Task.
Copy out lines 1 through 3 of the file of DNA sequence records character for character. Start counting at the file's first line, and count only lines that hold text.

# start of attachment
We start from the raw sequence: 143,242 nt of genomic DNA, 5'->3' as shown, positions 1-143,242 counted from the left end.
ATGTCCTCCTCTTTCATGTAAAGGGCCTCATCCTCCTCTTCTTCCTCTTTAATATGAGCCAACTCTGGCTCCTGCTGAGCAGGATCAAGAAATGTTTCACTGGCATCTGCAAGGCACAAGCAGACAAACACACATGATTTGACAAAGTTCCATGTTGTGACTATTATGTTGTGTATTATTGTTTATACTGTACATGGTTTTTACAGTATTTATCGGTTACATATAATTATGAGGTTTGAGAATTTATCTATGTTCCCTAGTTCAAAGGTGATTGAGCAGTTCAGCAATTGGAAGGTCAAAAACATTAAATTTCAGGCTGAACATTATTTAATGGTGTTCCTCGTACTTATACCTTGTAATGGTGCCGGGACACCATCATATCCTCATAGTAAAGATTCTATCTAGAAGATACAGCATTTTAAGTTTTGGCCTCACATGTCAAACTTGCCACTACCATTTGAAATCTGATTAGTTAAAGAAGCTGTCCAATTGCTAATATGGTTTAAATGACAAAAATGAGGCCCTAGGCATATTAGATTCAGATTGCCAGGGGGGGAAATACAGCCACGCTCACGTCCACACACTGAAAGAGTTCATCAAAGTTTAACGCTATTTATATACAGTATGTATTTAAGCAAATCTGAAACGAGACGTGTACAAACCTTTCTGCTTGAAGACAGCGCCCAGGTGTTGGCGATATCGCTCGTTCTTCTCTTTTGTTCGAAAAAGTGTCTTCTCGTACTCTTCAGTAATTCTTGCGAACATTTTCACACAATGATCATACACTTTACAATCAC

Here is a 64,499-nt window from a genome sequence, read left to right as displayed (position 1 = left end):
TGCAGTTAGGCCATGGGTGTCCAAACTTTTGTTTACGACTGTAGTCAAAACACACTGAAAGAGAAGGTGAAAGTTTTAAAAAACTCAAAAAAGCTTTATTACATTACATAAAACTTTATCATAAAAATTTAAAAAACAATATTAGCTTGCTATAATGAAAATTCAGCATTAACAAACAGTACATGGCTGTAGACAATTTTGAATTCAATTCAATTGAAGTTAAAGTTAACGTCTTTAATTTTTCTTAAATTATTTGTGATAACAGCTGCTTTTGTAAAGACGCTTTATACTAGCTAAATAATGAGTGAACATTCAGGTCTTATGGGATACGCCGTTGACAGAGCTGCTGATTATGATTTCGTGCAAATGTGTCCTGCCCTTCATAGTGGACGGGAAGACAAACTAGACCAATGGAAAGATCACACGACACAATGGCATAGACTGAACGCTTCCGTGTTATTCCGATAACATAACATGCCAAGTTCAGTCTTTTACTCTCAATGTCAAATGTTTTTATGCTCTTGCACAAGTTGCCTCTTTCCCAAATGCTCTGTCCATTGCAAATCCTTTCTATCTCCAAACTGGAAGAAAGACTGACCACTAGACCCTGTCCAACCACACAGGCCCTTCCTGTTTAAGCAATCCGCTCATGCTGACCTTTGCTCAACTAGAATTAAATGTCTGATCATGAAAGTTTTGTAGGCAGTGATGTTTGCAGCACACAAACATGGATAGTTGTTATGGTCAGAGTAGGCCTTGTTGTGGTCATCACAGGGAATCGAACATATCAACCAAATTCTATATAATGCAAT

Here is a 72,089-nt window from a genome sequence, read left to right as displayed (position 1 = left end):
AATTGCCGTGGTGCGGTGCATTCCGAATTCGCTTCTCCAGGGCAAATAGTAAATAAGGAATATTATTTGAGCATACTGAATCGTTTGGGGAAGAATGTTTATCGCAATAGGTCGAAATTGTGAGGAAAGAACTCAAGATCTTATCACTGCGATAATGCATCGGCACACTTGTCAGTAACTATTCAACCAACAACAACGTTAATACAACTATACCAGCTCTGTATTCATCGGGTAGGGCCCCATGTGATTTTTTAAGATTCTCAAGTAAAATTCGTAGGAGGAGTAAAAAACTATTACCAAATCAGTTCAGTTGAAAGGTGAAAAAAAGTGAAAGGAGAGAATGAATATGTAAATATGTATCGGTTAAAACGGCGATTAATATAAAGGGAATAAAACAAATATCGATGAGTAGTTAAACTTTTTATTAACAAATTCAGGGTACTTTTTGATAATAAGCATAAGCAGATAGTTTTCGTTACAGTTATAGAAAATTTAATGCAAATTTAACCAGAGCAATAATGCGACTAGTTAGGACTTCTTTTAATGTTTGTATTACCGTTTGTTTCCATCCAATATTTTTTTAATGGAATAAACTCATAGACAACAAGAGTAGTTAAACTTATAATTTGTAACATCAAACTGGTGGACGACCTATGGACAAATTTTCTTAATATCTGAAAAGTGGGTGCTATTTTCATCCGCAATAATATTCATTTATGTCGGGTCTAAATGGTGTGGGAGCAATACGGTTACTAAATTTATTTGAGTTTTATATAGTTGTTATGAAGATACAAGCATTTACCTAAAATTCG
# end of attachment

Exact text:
We start from the raw sequence: 143,242 nt of genomic DNA, 5'->3' as shown, positions 1-143,242 counted from the left end.
ATGTCCTCCTCTTTCATGTAAAGGGCCTCATCCTCCTCTTCTTCCTCTTTAATATGAGCCAACTCTGGCTCCTGCTGAGCAGGATCAAGAAATGTTTCACTGGCATCTGCAAGGCACAAGCAGACAAACACACATGATTTGACAAAGTTCCATGTTGTGACTATTATGTTGTGTATTATTGTTTATACTGTACATGGTTTTTACAGTATTTATCGGTTACATATAATTATGAGGTTTGAGAATTTATCTATGTTCCCTAGTTCAAAGGTGATTGAGCAGTTCAGCAATTGGAAGGTCAAAAACATTAAATTTCAGGCTGAACATTATTTAATGGTGTTCCTCGTACTTATACCTTGTAATGGTGCCGGGACACCATCATATCCTCATAGTAAAGATTCTATCTAGAAGATACAGCATTTTAAGTTTTGGCCTCACATGTCAAACTTGCCACTACCATTTGAAATCTGATTAGTTAAAGAAGCTGTCCAATTGCTAATATGGTTTAAATGACAAAAATGAGGCCCTAGGCATATTAGATTCAGATTGCCAGGGGGGGAAATACAGCCACGCTCACGTCCACACACTGAAAGAGTTCATCAAAGTTTAACGCTATTTATATACAGTATGTATTTAAGCAAATCTGAAACGAGACGTGTACAAACCTTTCTGCTTGAAGACAGCGCCCAGGTGTTGGCGATATCGCTCGTTCTTCTCTTTTGTTCGAAAAAGTGTCTTCTCGTACTCTTCAGTAATTCTTGCGAACATTTTCACACAATGATCATACACTTTACAATCAC

Here is a 64,499-nt window from a genome sequence, read left to right as displayed (position 1 = left end):